Not long after I got my driver’s license, I was running errands with my dad. We finished up at a stop, and I was preparing to exit the parking lot, heading right into the bane of a new drivers existence – the dreaded left-hand turn.
I sat for what seemed like an eternity waiting for an opening. I was nervous, traffic was heavy, and there just wasn’t a break where I felt safe. By this time, other cars were piling up behind me. Then dad said – “are you ever going to go?” At that point, I punched it.
In my haste, I didn’t see two cars barreling down on me. I almost T-Boned one of them. They both hit their brakes hard and swerved to avoid me. Skid marks were everywhere. Miraculously, there was no accident.
As a new driver, this was an important lesson – look both ways! While terrifying, this experience made me a better driver.
“Look both ways” is also an important lesson for leaders.
The core of our leadership is our influence. As leaders, we typically think about our influence on others, but influence is a two way street – with two way traffic. We influence others. They influence us.
Additionally, we are inundated with information. Radio, TV, news, articles, road signs, social media, Internet ads and more. It never ends. In fact, a friend of mine in the media business told me that we are exposed to around 2,400 such impressions daily.
All this impacts us. Some of it at a conscious level, and some of it sub-consciously. As leaders, then, we need to be aware of and manage these inputs. Since our leadership begins with who we are, if we allow our “who” to be negatively affected, it will undermine our impact.
Here is a personal example. During the pandemic, I started watching, listening to and reading more news. Like most, I was concerned and wanted to learn as much as possible. The news, however, quickly became very repetitive. It also quickly became very contentious.
What began as purposeful healthy desire to learn soon took an unexpected left turn. Directly into oncoming traffic. This time, I didn’t avoid the collision.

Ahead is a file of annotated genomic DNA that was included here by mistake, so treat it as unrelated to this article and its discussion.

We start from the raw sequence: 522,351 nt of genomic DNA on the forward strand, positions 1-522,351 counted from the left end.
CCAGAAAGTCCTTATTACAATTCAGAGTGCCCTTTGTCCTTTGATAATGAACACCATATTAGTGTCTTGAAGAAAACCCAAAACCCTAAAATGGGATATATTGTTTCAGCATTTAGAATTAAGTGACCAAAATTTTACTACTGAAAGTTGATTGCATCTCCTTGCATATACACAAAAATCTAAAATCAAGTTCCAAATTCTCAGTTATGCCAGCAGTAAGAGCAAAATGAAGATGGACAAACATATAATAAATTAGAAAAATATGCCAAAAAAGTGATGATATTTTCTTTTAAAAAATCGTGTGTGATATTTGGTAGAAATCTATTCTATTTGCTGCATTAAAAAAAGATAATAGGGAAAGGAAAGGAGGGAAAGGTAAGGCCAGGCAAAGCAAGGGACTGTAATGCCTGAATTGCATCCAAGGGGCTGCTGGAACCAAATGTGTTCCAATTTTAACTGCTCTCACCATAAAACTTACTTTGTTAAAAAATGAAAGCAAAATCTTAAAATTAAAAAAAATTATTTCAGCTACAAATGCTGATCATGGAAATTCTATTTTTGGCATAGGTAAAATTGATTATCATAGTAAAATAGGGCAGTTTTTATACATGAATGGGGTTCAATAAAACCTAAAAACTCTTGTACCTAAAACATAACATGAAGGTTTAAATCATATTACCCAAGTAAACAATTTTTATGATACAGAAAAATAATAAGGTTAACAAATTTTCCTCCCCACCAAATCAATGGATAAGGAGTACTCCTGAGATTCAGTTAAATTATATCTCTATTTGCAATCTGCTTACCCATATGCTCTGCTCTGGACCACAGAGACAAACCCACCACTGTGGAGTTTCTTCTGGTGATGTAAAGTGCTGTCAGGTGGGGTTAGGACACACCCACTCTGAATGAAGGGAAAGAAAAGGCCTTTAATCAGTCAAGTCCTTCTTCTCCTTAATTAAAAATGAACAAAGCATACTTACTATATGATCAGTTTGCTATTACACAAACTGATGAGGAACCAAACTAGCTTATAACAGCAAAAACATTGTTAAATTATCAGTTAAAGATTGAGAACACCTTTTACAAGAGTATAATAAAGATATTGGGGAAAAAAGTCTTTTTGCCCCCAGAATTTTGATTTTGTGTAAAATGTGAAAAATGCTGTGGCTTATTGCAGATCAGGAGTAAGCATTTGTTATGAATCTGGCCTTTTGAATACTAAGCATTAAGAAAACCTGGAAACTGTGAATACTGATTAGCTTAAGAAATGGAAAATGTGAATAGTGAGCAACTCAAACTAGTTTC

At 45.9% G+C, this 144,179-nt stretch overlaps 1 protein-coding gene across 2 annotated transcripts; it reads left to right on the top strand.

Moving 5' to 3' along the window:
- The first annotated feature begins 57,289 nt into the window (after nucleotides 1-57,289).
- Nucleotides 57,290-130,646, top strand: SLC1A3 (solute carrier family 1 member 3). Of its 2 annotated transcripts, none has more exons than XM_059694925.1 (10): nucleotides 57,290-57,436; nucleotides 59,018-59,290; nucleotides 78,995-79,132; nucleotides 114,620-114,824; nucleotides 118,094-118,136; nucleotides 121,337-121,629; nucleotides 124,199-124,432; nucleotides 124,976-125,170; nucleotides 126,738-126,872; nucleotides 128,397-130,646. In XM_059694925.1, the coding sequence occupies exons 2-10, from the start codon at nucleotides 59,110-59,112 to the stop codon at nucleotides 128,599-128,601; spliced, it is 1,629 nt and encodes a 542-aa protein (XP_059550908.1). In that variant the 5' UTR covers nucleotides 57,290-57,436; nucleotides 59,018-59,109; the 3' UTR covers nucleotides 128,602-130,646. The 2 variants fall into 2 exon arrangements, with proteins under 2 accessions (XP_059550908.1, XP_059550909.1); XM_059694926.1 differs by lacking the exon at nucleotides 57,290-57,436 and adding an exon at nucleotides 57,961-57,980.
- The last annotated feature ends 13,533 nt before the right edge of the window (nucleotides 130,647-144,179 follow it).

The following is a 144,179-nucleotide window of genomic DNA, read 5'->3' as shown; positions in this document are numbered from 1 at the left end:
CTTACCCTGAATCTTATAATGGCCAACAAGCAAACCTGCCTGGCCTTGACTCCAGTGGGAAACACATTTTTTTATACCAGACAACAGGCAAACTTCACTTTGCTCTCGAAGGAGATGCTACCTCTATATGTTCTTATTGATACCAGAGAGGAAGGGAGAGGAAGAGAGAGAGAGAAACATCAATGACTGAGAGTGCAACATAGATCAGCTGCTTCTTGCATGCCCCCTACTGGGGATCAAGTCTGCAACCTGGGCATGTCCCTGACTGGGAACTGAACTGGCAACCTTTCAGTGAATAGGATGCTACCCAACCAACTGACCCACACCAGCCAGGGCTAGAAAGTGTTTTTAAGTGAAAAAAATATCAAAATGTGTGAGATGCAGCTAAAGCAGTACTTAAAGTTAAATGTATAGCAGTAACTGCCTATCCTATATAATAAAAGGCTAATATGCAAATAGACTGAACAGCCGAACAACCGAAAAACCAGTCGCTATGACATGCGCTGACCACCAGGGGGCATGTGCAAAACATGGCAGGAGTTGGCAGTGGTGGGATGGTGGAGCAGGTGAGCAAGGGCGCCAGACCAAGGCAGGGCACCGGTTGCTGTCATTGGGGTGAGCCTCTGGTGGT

Over several months, I found myself becoming more irritable, more lethargic, more frustrated, more discouraged and more isolated. I also found myself becoming less enthusiastic, less focused, less engaged, less driven to achieve and significantly less productive. And I was blind to it.
Thankfully, this was short lived. Several people close to me had noticed the change in my behavior. One of them invited me for coffee, shared what he had observed, and quickly helped me pinpoint the problem. It was easy at that point to take corrective action.
I now perform a simple monthly “tune-up” that I’d like to share with you.
First, I schedule a few minutes to do a “gut check.” How am I feeling overall? What has been positive? What has been negative? Do I need to make any adjustments? This typically takes me five or ten minutes.
Second, I refuse to be isolated. I check in with my friend for a few minutes each month and we compare our “gut checks” to help each other stay on course.
We all have have blind spots, and someone who knows us well can help us identify them before they become problematic.
Creating good boundaries around what we allow into our lives will help preserve and sustain our leadership impact. Those who benefit from your leadership will thank you.